It was a beautiful summer's day, and I was at the swimming pool with my kids. Actually, we had finished swimming, and had even showered and dressed, but they still wanted to play for a while at the token by-the-pool playground. They were clearly exhausted from their afternoon of energetic splashing, and my own resources of patience and kindness were severely depleted. After two falls from playground equipment, one refusal to leave alone an abandoned half-empty juice box despite my five separate requests (crescendo-ing to all-out yelling and pulling away of small hands), not to mention a whole lot of whining, I snapped, “OK, that is ENOUGH. One more minute and we’re going!”
Then, suddenly, Emily said, “Look, there’s C’s mommy!” (C is a girl in her class at pre-school).
I looked where she was pointing and I saw C’s [single parent] mommy, and I tried not to let my jaw drop too obviously. She was wearing a very small, white bikini, and credit where credit’s due, she looked fantastic in it. She was spreading out her towel on the grass next to a stunningly attractive man – tall, tanned, sun-bleached blonde hair, white teeth… the full stereotype. She looked happy and relaxed and in love, and literally no more than 22 years old. I pictured myself – cheap and fairly unflattering sundress; hair pulled back under an old cap; flip-flops; flushed and sweaty from trailing my kids around the playground and yelling intermittently at them.
A feeling of intense jealousy hit me like a barb.
What I would have given, at that moment, to be feeling that young and loved-up. Out somewhere with a man who had eyes only for me. Out somewhere without my children and able to think of myself as a woman rather than a mom. Out somewhere just kicking back and lying in the sun — not running errands or doing housework and, for that moment, not responsible for any other person except myself. Wearing a WHITE BIKINI, for God’s sake, and not having to worry that my two-year-old might yank at it and give me a public wardrobe malfunction, or that I might distractedly perch my butt on a dirty spot while helping small people with sunscreen/swimsuits/towels/toys/snacks.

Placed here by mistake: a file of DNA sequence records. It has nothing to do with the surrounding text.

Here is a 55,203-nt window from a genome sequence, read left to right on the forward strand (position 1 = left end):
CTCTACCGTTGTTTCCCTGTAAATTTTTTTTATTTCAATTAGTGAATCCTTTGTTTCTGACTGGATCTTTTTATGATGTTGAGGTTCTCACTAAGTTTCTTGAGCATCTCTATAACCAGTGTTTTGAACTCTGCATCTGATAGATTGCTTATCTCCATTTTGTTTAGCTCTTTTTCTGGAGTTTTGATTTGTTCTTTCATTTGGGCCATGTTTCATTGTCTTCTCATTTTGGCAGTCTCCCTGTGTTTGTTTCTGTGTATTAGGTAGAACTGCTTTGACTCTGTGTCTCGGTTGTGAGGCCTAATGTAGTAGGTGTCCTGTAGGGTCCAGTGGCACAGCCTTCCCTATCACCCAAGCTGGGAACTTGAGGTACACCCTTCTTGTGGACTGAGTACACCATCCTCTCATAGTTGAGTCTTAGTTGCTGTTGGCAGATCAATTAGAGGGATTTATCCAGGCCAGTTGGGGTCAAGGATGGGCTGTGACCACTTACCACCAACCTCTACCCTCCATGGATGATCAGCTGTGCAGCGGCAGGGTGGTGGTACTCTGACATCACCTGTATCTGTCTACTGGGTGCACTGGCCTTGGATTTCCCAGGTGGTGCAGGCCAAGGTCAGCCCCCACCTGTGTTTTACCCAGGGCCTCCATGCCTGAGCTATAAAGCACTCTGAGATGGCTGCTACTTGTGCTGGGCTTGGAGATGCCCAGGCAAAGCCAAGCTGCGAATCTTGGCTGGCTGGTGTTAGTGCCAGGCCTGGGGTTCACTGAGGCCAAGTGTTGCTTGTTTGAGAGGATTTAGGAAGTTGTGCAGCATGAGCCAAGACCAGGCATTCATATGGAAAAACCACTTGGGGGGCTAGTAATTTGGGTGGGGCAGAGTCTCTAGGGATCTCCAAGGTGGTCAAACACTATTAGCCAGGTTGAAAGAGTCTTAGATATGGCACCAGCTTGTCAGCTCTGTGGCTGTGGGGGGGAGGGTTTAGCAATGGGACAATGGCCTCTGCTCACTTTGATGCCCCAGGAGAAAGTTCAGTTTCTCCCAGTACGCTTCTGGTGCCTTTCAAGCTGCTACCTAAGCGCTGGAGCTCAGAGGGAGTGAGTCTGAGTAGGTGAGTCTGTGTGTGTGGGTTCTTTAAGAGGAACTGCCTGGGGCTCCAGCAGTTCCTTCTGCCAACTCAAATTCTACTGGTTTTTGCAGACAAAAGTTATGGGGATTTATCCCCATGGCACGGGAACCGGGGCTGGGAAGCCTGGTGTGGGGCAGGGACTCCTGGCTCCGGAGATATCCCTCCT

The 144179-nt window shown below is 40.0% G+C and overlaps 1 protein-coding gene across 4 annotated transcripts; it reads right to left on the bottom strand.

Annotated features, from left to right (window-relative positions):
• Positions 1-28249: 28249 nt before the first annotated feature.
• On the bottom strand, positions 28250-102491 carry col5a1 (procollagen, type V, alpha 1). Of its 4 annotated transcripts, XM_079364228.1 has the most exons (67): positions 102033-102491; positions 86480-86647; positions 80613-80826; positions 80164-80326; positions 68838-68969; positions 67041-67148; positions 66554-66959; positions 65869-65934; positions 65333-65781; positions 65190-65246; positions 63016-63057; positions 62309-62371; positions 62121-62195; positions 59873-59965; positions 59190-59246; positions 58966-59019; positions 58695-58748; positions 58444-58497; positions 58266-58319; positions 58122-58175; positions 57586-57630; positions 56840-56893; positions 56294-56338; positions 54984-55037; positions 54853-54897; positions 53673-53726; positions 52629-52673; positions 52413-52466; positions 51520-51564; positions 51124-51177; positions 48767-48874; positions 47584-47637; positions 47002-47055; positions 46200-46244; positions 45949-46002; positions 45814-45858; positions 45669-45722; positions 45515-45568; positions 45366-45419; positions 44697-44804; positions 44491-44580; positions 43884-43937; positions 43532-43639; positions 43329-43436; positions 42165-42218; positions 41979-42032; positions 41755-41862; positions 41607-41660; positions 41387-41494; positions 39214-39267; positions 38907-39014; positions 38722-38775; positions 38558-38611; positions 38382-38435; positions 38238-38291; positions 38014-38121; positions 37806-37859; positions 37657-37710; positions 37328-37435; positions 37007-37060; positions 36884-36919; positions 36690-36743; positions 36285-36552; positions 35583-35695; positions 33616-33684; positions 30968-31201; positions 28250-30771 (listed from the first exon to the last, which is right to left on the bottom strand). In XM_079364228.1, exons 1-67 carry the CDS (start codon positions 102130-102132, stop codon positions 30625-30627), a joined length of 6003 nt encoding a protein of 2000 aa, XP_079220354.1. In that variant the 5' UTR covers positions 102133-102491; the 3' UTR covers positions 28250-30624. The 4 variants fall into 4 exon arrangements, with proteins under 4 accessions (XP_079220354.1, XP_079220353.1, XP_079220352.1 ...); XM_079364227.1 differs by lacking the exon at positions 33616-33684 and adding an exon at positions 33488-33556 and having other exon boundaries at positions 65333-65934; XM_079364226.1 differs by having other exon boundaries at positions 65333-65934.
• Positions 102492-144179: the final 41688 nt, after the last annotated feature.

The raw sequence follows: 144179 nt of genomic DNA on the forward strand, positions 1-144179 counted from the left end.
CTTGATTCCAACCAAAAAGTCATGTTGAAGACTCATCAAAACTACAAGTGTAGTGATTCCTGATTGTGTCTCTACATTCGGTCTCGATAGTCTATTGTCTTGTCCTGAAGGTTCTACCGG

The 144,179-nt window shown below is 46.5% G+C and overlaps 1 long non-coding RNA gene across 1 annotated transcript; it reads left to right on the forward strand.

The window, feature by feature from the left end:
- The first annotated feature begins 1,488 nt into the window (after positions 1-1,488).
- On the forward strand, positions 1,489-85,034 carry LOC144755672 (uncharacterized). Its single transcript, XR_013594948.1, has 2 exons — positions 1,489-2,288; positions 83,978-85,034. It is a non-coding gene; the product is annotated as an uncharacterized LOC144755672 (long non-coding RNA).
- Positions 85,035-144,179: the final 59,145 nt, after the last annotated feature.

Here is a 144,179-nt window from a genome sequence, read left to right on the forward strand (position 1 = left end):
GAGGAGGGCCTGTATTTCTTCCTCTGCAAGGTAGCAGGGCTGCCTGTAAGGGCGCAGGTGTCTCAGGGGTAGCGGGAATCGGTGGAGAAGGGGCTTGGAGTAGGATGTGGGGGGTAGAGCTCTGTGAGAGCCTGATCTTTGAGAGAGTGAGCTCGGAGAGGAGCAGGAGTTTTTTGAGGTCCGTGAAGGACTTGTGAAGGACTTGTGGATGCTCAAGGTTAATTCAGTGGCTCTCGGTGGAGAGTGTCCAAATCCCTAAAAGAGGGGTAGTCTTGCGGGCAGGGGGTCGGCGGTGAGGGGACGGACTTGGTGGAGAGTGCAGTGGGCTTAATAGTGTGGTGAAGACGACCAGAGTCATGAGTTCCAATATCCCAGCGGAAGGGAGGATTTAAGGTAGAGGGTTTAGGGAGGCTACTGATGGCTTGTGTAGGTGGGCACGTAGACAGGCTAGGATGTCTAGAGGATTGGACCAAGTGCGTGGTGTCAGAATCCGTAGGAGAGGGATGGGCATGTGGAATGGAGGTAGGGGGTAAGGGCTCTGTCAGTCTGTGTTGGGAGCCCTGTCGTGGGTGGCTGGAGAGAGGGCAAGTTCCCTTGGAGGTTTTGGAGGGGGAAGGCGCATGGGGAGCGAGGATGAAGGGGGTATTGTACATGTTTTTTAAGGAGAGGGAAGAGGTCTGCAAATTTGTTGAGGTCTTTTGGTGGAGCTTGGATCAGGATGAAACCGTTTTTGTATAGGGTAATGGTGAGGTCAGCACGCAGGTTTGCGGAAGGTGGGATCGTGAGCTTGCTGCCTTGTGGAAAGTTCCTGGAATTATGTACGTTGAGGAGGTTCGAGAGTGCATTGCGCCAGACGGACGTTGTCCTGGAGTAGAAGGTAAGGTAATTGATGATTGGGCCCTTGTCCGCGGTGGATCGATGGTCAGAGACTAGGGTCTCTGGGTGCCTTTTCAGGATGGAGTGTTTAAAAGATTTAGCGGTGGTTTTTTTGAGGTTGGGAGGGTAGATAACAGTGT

I didn’t say hello or try to catch her attention. She didn’t need to be brought back down to reality when she was quite clearly on cloud nine.
I did go home bad-tempered and irritable, feeling low for a couple of reasons. Keenly aware of the fact that, at that moment, I would have gratefully welcomed a break from my kids and all my other usual responsibilities, I felt selfish and guilty. Not only that, though — I felt low because I could see blissful happiness written all over C’s mom’s face, and I could not remember the last time I had felt like that.